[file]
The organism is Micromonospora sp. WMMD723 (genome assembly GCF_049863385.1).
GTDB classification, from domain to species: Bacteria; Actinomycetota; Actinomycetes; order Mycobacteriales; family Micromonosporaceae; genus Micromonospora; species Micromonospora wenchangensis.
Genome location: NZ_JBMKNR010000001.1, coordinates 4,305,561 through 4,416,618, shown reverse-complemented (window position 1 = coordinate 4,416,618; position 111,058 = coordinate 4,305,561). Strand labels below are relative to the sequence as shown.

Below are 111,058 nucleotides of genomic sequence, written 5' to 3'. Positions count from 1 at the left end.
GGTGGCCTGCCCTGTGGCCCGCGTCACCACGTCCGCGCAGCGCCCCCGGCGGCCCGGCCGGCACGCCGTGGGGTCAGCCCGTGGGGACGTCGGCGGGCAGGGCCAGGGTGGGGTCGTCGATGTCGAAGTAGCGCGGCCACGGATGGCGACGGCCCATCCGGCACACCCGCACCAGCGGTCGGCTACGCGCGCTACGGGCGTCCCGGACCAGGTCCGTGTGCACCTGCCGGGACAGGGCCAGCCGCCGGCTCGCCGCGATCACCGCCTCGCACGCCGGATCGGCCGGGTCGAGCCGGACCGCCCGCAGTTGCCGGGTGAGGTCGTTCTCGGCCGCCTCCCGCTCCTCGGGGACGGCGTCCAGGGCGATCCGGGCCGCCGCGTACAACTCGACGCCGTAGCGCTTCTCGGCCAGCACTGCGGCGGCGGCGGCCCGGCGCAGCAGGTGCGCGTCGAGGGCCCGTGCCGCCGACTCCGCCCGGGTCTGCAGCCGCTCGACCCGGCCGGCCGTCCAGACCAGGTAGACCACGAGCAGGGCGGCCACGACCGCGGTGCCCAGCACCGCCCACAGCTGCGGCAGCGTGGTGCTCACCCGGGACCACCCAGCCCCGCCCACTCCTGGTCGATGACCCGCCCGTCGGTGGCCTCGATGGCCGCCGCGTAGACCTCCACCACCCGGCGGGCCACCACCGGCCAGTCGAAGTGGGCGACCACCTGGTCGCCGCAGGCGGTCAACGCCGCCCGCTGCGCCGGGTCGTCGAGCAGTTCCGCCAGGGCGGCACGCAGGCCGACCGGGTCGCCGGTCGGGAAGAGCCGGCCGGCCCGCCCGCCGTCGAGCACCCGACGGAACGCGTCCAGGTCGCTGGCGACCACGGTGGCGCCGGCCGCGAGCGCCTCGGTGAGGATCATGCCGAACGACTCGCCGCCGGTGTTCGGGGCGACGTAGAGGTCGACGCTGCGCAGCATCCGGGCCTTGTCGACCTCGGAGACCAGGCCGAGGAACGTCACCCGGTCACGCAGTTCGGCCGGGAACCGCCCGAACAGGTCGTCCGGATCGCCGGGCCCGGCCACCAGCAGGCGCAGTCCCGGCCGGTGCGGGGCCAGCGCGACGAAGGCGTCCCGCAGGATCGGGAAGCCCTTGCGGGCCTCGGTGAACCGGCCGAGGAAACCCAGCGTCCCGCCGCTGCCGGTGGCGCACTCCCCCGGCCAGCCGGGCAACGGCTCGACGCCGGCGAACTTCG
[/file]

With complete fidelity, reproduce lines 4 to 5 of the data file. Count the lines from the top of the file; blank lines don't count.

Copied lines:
Below are 111,058 nucleotides of genomic sequence, written 5' to 3'. Positions count from 1 at the left end.
GGTGGCCTGCCCTGTGGCCCGCGTCACCACGTCCGCGCAGCGCCCCCGGCGGCCCGGCCGGCACGCCGTGGGGTCAGCCCGTGGGGACGTCGGCGGGCAGGGCCAGGGTGGGGTCGTCGATGTCGAAGTAGCGCGGCCACGGATGGCGACGGCCCATCCGGCACACCCGCACCAGCGGTCGGCTACGCGCGCTACGGGCGTCCCGGACCAGGTCCGTGTGCACCTGCCGGGACAGGGCCAGCCGCCGGCTCGCCGCGATCACCGCCTCGCACGCCGGATCGGCCGGGTCGAGCCGGACCGCCCGCAGTTGCCGGGTGAGGTCGTTCTCGGCCGCCTCCCGCTCCTCGGGGACGGCGTCCAGGGCGATCCGGGCCGCCGCGTACAACTCGACGCCGTAGCGCTTCTCGGCCAGCACTGCGGCGGCGGCGGCCCGGCGCAGCAGGTGCGCGTCGAGGGCCCGTGCCGCCGACTCCGCCCGGGTCTGCAGCCGCTCGACCCGGCCGGCCGTCCAGACCAGGTAGACCACGAGCAGGGCGGCCACGACCGCGGTGCCCAGCACCGCCCACAGCTGCGGCAGCGTGGTGCTCACCCGGGACCACCCAGCCCCGCCCACTCCTGGTCGATGACCCGCCCGTCGGTGGCCTCGATGGCCGCCGCGTAGACCTCCACCACCCGGCGGGCCACCACCGGCCAGTCGAAGTGGGCGACCACCTGGTCGCCGCAGGCGGTCAACGCCGCCCGCTGCGCCGGGTCGTCGAGCAGTTCCGCCAGGGCGGCACGCAGGCCGACCGGGTCGCCGGTCGGGAAGAGCCGGCCGGCCCGCCCGCCGTCGAGCACCCGACGGAACGCGTCCAGGTCGCTGGCGACCACGGTGGCGCCGGCCGCGAGCGCCTCGGTGAGGATCATGCCGAACGACTCGCCGCCGGTGTTCGGGGCGACGTAGAGGTCGACGCTGCGCAGCATCCGGGCCTTGTCGACCTCGGAGACCAGGCCGAGGAACGTCACCCGGTCACGCAGTTCGGCCGGGAACCGCCCGAACAGGTCGTCCGGATCGCCGGGCCCGGCCACCAGCAGGCGCAGTCCCGGCCGGTGCGGGGCCAGCGCGACGAAGGCGTCCCGCAGGATCGGGAAGCCCTTGCGGGCCTCGGTGAACCGGCCGAGGAAACCCAGCGTCCCGCCGCTGCCGGTGGCGCACTCCCCCGGCCAGCCGGGCAACGGCTCGACGCCGGCGAACTTCG